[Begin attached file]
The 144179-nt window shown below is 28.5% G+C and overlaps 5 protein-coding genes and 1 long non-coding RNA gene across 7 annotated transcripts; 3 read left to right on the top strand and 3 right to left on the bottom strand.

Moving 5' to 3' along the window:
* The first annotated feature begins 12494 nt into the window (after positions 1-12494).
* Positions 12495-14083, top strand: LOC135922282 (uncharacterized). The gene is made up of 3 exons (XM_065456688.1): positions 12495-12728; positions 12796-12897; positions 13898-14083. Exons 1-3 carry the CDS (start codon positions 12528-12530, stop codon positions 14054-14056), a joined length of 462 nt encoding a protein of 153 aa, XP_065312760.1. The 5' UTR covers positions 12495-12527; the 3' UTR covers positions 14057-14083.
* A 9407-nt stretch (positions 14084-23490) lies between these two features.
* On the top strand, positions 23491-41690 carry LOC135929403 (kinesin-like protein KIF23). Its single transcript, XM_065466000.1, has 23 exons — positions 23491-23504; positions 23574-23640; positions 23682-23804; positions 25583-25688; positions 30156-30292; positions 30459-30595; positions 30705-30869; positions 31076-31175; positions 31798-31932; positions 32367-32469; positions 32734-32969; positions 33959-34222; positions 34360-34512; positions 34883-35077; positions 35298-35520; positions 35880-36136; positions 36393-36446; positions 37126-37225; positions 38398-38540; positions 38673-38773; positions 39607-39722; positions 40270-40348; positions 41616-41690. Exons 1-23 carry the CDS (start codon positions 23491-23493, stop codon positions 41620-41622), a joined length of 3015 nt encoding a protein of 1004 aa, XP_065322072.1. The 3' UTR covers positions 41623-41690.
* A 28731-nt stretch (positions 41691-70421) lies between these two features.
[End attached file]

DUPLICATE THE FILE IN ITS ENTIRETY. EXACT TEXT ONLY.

The 144179-nt window shown below is 28.5% G+C and overlaps 5 protein-coding genes and 1 long non-coding RNA gene across 7 annotated transcripts; 3 read left to right on the top strand and 3 right to left on the bottom strand.

Moving 5' to 3' along the window:
* The first annotated feature begins 12494 nt into the window (after positions 1-12494).
* Positions 12495-14083, top strand: LOC135922282 (uncharacterized). The gene is made up of 3 exons (XM_065456688.1): positions 12495-12728; positions 12796-12897; positions 13898-14083. Exons 1-3 carry the CDS (start codon positions 12528-12530, stop codon positions 14054-14056), a joined length of 462 nt encoding a protein of 153 aa, XP_065312760.1. The 5' UTR covers positions 12495-12527; the 3' UTR covers positions 14057-14083.
* A 9407-nt stretch (positions 14084-23490) lies between these two features.
* On the top strand, positions 23491-41690 carry LOC135929403 (kinesin-like protein KIF23). Its single transcript, XM_065466000.1, has 23 exons — positions 23491-23504; positions 23574-23640; positions 23682-23804; positions 25583-25688; positions 30156-30292; positions 30459-30595; positions 30705-30869; positions 31076-31175; positions 31798-31932; positions 32367-32469; positions 32734-32969; positions 33959-34222; positions 34360-34512; positions 34883-35077; positions 35298-35520; positions 35880-36136; positions 36393-36446; positions 37126-37225; positions 38398-38540; positions 38673-38773; positions 39607-39722; positions 40270-40348; positions 41616-41690. Exons 1-23 carry the CDS (start codon positions 23491-23493, stop codon positions 41620-41622), a joined length of 3015 nt encoding a protein of 1004 aa, XP_065322072.1. The 3' UTR covers positions 41623-41690.
* A 28731-nt stretch (positions 41691-70421) lies between these two features.